Sunday, May 3, 2015

Zorn at LACMA, part 1

Yesterday we made a trip to the LACMA for a special event - a series of small concerts performed by or written by John Zorn in the galleries throughout one of the buildings of the museum. Although the LACMA series already included 5 hours of music, it was just an appetizer for another few hours of music later in the day going on at UCLA until the early morning.  Supposedly John Zorn hasn't performed in Los Angeles for about 25 years, so I suppose he tried to make the most of the day with his own marathon.

We arrived a little late, missing the first piece of music. Although I'm not an indiscriminate Zorn fan, there were some pieces as part of this series that I enjoyed. It seemed that this series of concerts was more popular than was maybe expected, and throughout the day things got more crazy and packed and at many points actually getting to see the musicians with my own 2 eyes was somewhat out of the question. As I'm apt to do though, I sometimes enjoyed the music in my own way from afar, wandering throughout surrounding galleries and picking up on bits of music that traveled and enjoying the sometimes relatively alone time. Although I wasn't getting the intended experience with the selected pieces of art, I enjoyed my own experience.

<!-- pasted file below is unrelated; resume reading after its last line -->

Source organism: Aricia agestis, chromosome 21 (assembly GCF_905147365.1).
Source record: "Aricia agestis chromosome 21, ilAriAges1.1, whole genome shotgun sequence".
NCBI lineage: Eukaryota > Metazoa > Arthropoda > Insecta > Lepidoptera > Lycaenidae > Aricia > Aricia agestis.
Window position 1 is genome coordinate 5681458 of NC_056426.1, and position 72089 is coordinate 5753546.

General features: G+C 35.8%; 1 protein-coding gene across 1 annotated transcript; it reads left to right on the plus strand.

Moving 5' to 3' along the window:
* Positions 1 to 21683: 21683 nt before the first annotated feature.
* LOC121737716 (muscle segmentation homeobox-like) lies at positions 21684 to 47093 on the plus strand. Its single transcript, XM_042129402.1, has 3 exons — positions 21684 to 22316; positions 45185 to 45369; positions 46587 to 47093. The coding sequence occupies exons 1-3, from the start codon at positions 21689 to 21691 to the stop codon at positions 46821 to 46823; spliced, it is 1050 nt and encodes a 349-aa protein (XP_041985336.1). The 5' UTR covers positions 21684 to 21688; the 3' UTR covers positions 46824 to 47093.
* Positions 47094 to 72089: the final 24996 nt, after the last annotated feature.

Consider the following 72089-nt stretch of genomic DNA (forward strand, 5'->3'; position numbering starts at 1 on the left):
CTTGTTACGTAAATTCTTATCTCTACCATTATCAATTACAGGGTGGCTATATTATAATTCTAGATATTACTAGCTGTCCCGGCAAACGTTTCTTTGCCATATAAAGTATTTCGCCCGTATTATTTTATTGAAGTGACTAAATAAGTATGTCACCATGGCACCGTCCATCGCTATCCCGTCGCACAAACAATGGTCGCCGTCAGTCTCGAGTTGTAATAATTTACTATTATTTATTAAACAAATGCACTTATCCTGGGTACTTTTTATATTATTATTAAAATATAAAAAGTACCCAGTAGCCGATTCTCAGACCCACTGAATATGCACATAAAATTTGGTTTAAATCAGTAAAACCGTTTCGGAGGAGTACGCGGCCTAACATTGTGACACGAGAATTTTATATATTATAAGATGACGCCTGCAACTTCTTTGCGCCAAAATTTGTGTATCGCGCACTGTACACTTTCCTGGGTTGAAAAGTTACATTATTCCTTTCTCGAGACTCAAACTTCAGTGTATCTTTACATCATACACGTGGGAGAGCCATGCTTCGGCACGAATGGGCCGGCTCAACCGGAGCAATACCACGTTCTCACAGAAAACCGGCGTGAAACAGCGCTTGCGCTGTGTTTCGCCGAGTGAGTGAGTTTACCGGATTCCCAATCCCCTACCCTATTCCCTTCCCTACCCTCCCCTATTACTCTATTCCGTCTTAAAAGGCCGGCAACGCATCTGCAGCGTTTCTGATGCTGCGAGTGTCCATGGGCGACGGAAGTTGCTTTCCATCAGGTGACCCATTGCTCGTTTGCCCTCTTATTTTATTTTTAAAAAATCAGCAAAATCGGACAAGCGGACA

I like how the statue has nearly the same position as the completely unrelated painting. I also like the woman's expression in the painting.

It was requested that no videos or photos were taken during the performances (Zorn's somewhat picky about this)... so I took photos before and after? I hope that follows the spirit well enough...

 Setup for Claude Monet Nympheas, Kenny Wollesen & Carol Emanuel performing "The Gnostic Preludes".

I felt like the painting of the old man was equally appropriate for this music at times....

 Ok, so this table at first was a little weird. It was just sitting on this little platform in the middle of a room. Then I started looking at it more closely and it was SO AWESOME! First of all, the little feet on the bottom are little turtles... Then I started looking at the surface more closely and realized it was a super tiny mosaic pieces (which is why I included this picture. Take note of the size of the table and the relative size of the images on top before looking at the below images of the tabletop up close.)

According to the plaque on the wall, this table was done in a technique called "micromosaic", which was a mosaic technique that used tiny little pieces of glass as the mosaic components. This provided tremendous detail that made these mosaics look like paintings from any distance (there were a couple wall pieces made from this same technique.) I think this table was made some time in the late 1800's.


and I just thought this was really pretty (although, I obviously am a fan of taking photos of the busts)

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